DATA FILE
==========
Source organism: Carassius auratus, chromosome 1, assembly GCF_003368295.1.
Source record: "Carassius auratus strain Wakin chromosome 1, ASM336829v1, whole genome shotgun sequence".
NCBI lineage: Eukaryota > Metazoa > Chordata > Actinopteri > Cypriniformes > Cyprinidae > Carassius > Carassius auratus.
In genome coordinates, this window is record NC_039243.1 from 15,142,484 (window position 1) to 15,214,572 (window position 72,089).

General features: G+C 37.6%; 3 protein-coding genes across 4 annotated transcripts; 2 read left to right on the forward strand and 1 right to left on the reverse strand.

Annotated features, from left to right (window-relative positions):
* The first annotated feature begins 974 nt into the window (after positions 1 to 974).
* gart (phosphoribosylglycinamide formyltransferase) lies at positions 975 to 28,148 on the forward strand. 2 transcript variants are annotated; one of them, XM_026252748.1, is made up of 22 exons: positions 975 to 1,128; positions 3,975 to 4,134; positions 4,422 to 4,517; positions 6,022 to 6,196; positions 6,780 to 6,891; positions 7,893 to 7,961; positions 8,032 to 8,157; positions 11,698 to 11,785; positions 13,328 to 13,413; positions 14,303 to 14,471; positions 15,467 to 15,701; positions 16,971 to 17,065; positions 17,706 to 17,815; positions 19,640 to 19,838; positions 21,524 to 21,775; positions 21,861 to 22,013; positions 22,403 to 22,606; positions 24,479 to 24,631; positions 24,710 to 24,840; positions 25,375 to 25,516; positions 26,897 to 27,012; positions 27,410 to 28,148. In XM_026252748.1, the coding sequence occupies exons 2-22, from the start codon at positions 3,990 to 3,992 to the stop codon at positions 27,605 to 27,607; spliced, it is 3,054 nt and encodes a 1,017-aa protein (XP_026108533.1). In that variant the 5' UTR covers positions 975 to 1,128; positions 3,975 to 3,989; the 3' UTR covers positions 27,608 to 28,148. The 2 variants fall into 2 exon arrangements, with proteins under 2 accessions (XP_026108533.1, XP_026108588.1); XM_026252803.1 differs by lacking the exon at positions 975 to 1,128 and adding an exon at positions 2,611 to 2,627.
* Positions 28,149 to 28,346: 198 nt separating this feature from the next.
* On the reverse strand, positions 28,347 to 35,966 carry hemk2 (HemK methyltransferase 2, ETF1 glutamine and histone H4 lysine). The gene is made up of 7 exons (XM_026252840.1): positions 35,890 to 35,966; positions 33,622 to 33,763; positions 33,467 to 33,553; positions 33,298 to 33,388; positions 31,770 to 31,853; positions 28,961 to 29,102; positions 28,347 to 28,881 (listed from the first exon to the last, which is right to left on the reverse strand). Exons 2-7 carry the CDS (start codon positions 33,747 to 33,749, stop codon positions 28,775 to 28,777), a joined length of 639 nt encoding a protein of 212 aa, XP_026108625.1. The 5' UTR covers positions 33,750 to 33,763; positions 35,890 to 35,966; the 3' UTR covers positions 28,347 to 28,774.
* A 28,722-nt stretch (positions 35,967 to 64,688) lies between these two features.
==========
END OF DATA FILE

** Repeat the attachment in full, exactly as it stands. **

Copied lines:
Source organism: Carassius auratus, chromosome 1, assembly GCF_003368295.1.
Source record: "Carassius auratus strain Wakin chromosome 1, ASM336829v1, whole genome shotgun sequence".
NCBI lineage: Eukaryota > Metazoa > Chordata > Actinopteri > Cypriniformes > Cyprinidae > Carassius > Carassius auratus.
In genome coordinates, this window is record NC_039243.1 from 15,142,484 (window position 1) to 15,214,572 (window position 72,089).

General features: G+C 37.6%; 3 protein-coding genes across 4 annotated transcripts; 2 read left to right on the forward strand and 1 right to left on the reverse strand.

Annotated features, from left to right (window-relative positions):
* The first annotated feature begins 974 nt into the window (after positions 1 to 974).
* gart (phosphoribosylglycinamide formyltransferase) lies at positions 975 to 28,148 on the forward strand. 2 transcript variants are annotated; one of them, XM_026252748.1, is made up of 22 exons: positions 975 to 1,128; positions 3,975 to 4,134; positions 4,422 to 4,517; positions 6,022 to 6,196; positions 6,780 to 6,891; positions 7,893 to 7,961; positions 8,032 to 8,157; positions 11,698 to 11,785; positions 13,328 to 13,413; positions 14,303 to 14,471; positions 15,467 to 15,701; positions 16,971 to 17,065; positions 17,706 to 17,815; positions 19,640 to 19,838; positions 21,524 to 21,775; positions 21,861 to 22,013; positions 22,403 to 22,606; positions 24,479 to 24,631; positions 24,710 to 24,840; positions 25,375 to 25,516; positions 26,897 to 27,012; positions 27,410 to 28,148. In XM_026252748.1, the coding sequence occupies exons 2-22, from the start codon at positions 3,990 to 3,992 to the stop codon at positions 27,605 to 27,607; spliced, it is 3,054 nt and encodes a 1,017-aa protein (XP_026108533.1). In that variant the 5' UTR covers positions 975 to 1,128; positions 3,975 to 3,989; the 3' UTR covers positions 27,608 to 28,148. The 2 variants fall into 2 exon arrangements, with proteins under 2 accessions (XP_026108533.1, XP_026108588.1); XM_026252803.1 differs by lacking the exon at positions 975 to 1,128 and adding an exon at positions 2,611 to 2,627.
* Positions 28,149 to 28,346: 198 nt separating this feature from the next.
* On the reverse strand, positions 28,347 to 35,966 carry hemk2 (HemK methyltransferase 2, ETF1 glutamine and histone H4 lysine). The gene is made up of 7 exons (XM_026252840.1): positions 35,890 to 35,966; positions 33,622 to 33,763; positions 33,467 to 33,553; positions 33,298 to 33,388; positions 31,770 to 31,853; positions 28,961 to 29,102; positions 28,347 to 28,881 (listed from the first exon to the last, which is right to left on the reverse strand). Exons 2-7 carry the CDS (start codon positions 33,747 to 33,749, stop codon positions 28,775 to 28,777), a joined length of 639 nt encoding a protein of 212 aa, XP_026108625.1. The 5' UTR covers positions 33,750 to 33,763; positions 35,890 to 35,966; the 3' UTR covers positions 28,347 to 28,774.
* A 28,722-nt stretch (positions 35,967 to 64,688) lies between these two features.